To the schools, teachers and families who are so afraid of the giving power to our students, I ask, “isn’t the job of schools to prepare students for success in the future.”

“If we teach students as we taught yesterday’s, we rob them of tomorrow.” -John Dewey

What are you waiting for?

Lifelong Learning in the 21st Century

A lot of buzz surrounds the need for teachers to be lifelong learners, consistently seeking to better their craft.  Though, as we know, “there are only so many hours in the day.”  Or, so the excuse goes.  With the rise of the Maker Movement, MOOCs and the ever-increasing popularity of using social media for professional development, the excuses diminish and the need to stay up with best practices increases.  As a self-prescribed progressive educator, it is time to put my money where my social mouth is (here!)…

DIY Learning: The Flipped Classroom

Teaching in a world where students are inundated with technology forces my hand so-to-speak so that I am able to use current technology as a tool to boost student engagement, achievement and learning.  I decided that this year was going to be my year to implement “the Flipped Classroom” approach in my middle school social studies classes.  Just one problem, I have never attended a professional development geared specifically toward Flipping…

 

After reading about the use of social media for PD on Scott McLeoud’s blog, I decided that would be one venue with which to begin my quest to learn how to flip my classes.  Naturally, if given an unlimited amount of time, I would attend a few conferences and webinars to learn the latest and most effective flipping strategies.  However, I’m in education, the time is now.

 

 

If given one year to learn to flip…

  • attend the PAIS conference on the Flipped Classroom
  • Follow-up with the presenter(s) and fellow educ
  • ators attending to seek out continued conversations
  • attend EduCon to understand how its being implemented “just up the road” in Philadelphia
  • attend ISTE 2013 to specifically seek out workshops geared toward this approach.
  • Enroll in a MOOC geared toward Flipping
  • Begin now creating “flipped” videos and presentations in preparation for implementation in the 2013-14 school year.

If given one week to learn to flip…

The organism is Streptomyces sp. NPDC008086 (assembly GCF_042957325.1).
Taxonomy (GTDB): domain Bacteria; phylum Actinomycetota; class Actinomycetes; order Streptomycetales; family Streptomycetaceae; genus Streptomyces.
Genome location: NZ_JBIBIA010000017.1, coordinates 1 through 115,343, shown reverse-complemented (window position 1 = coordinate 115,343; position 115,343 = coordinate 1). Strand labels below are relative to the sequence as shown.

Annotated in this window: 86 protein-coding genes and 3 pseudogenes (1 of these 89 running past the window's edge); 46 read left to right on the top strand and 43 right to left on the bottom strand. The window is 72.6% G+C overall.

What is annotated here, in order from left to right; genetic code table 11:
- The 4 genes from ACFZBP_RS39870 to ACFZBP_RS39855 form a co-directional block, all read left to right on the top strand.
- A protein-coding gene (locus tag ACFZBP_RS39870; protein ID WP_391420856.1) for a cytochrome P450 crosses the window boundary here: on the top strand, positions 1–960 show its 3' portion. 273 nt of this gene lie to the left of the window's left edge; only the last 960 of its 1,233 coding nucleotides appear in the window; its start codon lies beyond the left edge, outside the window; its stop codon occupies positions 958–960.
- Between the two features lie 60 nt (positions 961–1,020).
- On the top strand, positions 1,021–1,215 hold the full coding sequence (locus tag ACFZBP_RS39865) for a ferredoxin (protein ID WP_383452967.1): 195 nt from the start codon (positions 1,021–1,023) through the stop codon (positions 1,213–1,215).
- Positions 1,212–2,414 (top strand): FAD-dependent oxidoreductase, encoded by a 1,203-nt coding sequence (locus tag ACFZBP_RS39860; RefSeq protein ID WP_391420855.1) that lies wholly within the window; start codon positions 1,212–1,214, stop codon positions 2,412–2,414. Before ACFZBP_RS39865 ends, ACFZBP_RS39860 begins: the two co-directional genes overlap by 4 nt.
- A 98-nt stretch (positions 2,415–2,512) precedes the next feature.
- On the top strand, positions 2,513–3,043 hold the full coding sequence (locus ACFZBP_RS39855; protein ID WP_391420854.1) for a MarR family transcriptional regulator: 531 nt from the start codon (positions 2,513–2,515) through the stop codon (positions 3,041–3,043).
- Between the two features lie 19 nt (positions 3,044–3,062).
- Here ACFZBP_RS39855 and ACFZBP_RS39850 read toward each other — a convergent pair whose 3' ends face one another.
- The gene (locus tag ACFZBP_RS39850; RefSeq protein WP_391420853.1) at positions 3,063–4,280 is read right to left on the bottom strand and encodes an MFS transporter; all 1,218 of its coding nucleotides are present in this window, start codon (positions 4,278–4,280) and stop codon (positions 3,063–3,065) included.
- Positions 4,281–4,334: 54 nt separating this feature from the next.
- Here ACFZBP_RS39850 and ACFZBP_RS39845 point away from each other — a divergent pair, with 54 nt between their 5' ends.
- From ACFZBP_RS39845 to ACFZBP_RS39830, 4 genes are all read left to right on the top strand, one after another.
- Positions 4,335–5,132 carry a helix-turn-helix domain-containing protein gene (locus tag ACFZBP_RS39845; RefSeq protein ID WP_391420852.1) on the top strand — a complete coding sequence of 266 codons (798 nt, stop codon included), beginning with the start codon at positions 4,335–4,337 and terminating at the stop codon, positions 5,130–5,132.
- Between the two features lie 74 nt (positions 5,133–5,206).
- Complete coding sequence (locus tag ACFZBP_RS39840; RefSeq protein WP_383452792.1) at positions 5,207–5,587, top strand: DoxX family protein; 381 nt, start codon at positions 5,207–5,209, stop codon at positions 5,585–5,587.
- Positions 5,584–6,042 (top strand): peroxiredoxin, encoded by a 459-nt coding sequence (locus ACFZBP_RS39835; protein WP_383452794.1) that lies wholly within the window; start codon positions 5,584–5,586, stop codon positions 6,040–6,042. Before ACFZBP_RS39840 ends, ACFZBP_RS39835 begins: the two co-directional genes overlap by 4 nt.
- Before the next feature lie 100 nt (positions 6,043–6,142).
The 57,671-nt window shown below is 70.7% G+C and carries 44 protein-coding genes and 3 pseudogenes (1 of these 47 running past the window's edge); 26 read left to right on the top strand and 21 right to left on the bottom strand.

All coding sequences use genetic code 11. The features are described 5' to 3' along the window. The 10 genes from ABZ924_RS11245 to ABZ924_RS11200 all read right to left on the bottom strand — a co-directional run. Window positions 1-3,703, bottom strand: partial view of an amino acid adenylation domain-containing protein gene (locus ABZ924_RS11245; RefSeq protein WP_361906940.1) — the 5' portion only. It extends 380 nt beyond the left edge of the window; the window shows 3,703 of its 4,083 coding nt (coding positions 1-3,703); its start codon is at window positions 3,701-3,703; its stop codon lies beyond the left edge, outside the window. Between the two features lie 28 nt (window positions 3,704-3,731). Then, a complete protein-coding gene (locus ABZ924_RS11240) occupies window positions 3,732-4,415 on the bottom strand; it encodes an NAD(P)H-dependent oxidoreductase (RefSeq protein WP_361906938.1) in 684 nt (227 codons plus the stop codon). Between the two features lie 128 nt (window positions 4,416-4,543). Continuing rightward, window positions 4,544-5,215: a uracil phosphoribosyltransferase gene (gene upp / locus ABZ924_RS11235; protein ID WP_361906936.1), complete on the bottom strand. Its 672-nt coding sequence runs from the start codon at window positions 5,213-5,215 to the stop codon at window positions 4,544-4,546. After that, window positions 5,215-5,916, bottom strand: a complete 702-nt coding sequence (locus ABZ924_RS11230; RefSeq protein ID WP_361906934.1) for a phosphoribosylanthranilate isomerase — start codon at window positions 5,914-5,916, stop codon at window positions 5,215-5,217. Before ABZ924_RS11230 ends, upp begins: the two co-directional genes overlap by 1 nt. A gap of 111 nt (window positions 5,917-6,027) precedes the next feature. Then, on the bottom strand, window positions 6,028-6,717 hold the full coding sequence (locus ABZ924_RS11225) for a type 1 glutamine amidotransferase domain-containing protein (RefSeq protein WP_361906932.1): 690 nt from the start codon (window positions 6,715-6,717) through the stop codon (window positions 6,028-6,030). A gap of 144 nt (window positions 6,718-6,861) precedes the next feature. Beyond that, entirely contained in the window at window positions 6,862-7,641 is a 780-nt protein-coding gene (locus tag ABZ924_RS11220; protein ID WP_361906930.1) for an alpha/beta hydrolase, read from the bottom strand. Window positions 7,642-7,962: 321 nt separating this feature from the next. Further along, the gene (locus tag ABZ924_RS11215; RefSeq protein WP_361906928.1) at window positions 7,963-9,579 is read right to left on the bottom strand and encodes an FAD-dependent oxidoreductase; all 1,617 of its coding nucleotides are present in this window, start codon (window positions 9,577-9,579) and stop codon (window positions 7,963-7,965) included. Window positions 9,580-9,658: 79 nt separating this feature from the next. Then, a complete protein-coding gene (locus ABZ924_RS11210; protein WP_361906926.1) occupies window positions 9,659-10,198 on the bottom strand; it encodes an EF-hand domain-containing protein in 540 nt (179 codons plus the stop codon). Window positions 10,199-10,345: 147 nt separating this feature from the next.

• Google Search “Flipping the Classroom”…read top 10 results to determine which agencies, people and blogs to connect with.
  • Search Twitter for the hashtag #flipclass and setup a Twitterfall to link in to the current conversation
  • After reading some articles, blogs andthe like, I would hope to have a decent understanding of who is flipping and advocating for this approach.  I would connect with these groups and people on both Twitter and Google+
  • Once connected, setup a Google Hangout (and record it!) with a few people who are currently flipping around the country
  • Watch several videos from the Youtube results
  • Toward the tail end of the week, I would choose the class and lesson which I’d like to flip and begin to design a lesson or a mini-unit (depending on comfort level)

If given ten minutes to learn to flip…

  • Google It!
  • #edtechchat, #edchat and #flipclass
  • Give it a try…documenting and refining as I go.

By implementing social media and MOOCs, I am confident I could learn almost anything necessary to continue my development as a technology-integrated educator.  What would you learn?

Social Media Course Expectations

For the Fall semester, I am enrolled in EDUC 639-Social Media. I chose to take this elective for my program for a few reasons. First, with a specialization in Education Technology, I feel that I should know of and understand how to use the latest social tools and websites to better my practice. As a teacher to middle school boys, I believe it is necessary to implement social media in the courses I teach to further engage students by including as much of “their world” as possible.

As we begin signing up for and learning about the latest social tools and websites, I find myself paying close attention to which are iPad friendly. As a teacher in a 1:1 iPad initiative, knowing which web tools work synchronously with the iPad is critical. For example, upon signing up for about.me, I immediately checked the iOS app store and downloaded the app to my iPhone and iPad. As we continue to investigate the social aspects of the web, I would like to learn not only which tools are iPad friendly, but also how to best implement these tools into my study as a prospective education technology leader and practice as a middle school educator.